TAMPA — When the Tampa Bay Buccaneers traded down a few spots to select safety Mark Barron in the first round of the 2012 draft, they knew they were adding a hard-hitting player who would make an impact near the line of scrimmage.
What they and rival scouts weren’t sure of was just how much of an impact, if any, Barron would make when forced to cover tight ends and receivers in the deep half of the secondary, where safeties normally roam.
More than a year later, the Bucs are quickly erasing any concerns they might have had a about Barron’s coverage skills. In fact, they’re beginning to realize he might be a more complete player than they first thought.
“Sometimes, when you’re big and physical, they say, ‘You can’t play the deep ball,’ ” Bucs coach Greg Schiano said when asked about Barron’s progress as a pass defender. “But he can. He’s gifted that way.
“Mark’s got all the makings of an elite guy. I think just time and reps is going to be the only thing (that stands) between him (becoming an) elite (player) — that and staying healthy.’’
Barron has certainly had a healthy impact on the Bucs’ defense. He will go into today’s game against the Eagles with a team-leading 30 tackles, including one for a loss and a quarterback sack.
The Bucs aren’t surprised by that. Their intention all along was to have Barron play a role similar to that once played by Bucs great John Lynch, who often served as an extra linebacker near the line of scrimmage.
“He’s a natural at that,’’ Schiano said of working Barron as an extra linebacker on obvious passing downs. “He plays very well as a run-support safety, but he’s a much better deep defender than people give him credit for.”
Barron’s speed is one of the things that’s helping him excel on the back end. Though he ran a moderately fast 4.56-second 40-yard dash at the NFL Scouting Combine two years ago, his speed has proved to be a valuable weapon.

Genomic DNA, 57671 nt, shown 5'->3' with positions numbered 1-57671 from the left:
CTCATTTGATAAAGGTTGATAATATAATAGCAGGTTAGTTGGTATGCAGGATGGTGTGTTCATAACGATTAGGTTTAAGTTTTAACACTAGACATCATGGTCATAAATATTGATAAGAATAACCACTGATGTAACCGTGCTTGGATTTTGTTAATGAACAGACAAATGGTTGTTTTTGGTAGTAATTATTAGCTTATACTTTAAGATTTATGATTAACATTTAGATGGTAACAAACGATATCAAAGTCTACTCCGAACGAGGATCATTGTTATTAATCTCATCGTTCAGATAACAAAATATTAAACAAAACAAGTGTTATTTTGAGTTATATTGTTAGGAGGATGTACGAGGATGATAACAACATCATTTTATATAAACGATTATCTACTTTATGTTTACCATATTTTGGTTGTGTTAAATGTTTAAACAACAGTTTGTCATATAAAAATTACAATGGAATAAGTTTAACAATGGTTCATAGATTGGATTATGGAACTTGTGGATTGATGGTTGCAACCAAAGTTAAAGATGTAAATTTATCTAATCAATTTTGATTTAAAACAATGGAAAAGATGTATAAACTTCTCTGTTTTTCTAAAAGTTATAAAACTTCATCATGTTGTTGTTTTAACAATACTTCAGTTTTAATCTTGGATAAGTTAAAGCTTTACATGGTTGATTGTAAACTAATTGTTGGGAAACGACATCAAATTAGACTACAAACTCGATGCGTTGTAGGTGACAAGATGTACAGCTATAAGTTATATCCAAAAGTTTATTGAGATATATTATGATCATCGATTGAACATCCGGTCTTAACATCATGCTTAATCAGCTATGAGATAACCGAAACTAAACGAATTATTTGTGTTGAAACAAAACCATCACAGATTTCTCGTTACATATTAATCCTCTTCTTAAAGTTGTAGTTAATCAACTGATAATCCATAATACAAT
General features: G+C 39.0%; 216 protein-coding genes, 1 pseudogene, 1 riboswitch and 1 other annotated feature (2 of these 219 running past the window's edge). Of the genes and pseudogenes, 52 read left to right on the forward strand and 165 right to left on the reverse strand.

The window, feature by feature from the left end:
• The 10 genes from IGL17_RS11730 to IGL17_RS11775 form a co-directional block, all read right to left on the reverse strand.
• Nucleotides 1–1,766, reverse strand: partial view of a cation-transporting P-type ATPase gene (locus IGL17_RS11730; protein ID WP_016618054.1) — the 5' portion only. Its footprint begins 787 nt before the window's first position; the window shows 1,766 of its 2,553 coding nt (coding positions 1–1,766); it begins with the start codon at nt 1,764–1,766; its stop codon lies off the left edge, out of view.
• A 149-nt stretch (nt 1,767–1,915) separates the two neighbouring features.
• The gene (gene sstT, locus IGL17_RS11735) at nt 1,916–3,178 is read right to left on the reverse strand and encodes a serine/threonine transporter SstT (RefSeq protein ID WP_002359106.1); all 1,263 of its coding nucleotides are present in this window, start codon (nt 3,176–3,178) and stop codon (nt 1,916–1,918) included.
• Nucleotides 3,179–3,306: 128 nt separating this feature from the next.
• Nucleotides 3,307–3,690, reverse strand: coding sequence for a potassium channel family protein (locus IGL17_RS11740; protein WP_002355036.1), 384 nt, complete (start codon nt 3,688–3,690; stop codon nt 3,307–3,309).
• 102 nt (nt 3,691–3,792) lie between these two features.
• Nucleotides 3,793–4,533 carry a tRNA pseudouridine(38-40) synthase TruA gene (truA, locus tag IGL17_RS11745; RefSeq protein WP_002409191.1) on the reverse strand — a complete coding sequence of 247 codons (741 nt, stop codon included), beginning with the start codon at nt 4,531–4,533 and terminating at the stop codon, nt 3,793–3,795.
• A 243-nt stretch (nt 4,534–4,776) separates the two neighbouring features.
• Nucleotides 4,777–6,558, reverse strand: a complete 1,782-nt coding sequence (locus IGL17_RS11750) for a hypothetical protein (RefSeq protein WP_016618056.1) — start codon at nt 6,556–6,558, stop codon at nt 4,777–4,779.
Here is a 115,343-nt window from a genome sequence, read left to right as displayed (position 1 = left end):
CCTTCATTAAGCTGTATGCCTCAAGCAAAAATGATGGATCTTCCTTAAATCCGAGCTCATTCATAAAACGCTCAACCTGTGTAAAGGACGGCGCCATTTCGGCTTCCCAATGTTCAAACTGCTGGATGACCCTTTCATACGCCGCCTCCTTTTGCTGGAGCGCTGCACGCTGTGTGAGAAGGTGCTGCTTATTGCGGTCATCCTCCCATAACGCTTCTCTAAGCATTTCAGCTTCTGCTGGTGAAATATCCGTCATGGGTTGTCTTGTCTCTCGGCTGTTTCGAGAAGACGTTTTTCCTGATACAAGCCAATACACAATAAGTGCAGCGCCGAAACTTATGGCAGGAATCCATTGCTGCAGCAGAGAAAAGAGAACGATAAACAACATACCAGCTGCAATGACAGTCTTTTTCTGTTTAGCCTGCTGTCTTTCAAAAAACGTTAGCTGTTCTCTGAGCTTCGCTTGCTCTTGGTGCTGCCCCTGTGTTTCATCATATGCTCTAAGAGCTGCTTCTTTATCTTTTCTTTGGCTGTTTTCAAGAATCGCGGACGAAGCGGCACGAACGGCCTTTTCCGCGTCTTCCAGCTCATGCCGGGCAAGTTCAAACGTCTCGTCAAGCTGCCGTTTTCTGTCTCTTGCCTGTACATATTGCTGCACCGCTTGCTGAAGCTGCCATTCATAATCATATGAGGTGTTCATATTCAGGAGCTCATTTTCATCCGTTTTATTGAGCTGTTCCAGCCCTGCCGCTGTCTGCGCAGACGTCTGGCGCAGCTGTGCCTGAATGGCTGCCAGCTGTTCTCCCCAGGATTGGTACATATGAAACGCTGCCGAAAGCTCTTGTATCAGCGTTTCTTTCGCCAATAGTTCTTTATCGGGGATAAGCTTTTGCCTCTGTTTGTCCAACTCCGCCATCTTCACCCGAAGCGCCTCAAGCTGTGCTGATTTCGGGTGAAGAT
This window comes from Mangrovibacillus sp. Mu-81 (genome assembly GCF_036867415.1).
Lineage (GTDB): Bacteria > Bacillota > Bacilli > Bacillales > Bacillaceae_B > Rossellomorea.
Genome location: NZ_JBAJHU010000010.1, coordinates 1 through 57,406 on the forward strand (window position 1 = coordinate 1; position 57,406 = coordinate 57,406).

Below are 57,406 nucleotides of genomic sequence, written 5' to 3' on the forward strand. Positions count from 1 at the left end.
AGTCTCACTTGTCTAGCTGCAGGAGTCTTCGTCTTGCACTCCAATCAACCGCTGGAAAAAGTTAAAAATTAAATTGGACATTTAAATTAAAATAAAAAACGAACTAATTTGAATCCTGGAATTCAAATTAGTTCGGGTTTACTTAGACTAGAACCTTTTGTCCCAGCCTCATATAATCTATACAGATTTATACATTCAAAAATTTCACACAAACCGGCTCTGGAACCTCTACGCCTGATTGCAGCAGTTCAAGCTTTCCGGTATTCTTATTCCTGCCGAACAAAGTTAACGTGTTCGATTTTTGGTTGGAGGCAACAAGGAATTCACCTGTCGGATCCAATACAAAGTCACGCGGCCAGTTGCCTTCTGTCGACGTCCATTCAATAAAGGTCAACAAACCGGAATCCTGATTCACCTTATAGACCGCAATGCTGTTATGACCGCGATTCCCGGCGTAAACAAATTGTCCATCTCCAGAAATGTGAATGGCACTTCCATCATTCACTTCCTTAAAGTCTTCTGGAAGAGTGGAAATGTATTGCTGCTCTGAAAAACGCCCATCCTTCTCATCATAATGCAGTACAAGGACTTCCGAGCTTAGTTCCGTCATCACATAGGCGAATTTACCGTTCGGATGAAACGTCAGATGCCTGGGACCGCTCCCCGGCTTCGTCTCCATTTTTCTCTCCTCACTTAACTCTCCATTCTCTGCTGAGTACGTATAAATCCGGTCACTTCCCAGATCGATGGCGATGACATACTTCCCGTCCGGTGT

“I think the biggest thing — and it’s really just shown itself here in the last month — is his ability to close guys down in the open field,’’ Bucs defensive coordinator Bill Sheridan said. “He has the straight-line speed to just walk a guy down and put him on the ground a lot faster than a lot of other guys would be able to do. That’s been a pleasant surprise.’’
One thing the Bucs aren’t surprised by is Barron’s versatility. He has the ability to play the pass as well as he does the run, but what has surprised the Bucs is the speed at which Barron has become an all-around player.
“He’s been outstanding, especially on third down and (in) the dime linebacker position, covering guys out of the backfield and covering tight ends,’’ Sheridan said.
“And he’s got a great knack of timing up the ball at the reception point and what we call ‘gloving it out’ or knocking it out with his off arm as he secures the receiver with leverage with his other arm.
“I know he was taught that, and was taught that well in college (at Alabama), and he’s able to do it because he’s quick enough to close on guys and get close enough when the ball gets there that he can knock it out.’’
Those skills first became noticeable in Week 2 this year when Barron found himself defending Saints running back Darren Sproles, who caught six passes against the Bucs but, thanks in part to Barron, gained only 36 receiving yards.
“That’s one of the hardest things for any defensive player to do,’’ Barron said of covering Sproles. “I mean, he’s known as one of the best, and the fact that I was able to cover him, that reflects (well) on me.’’
The Bucs don’t disagree.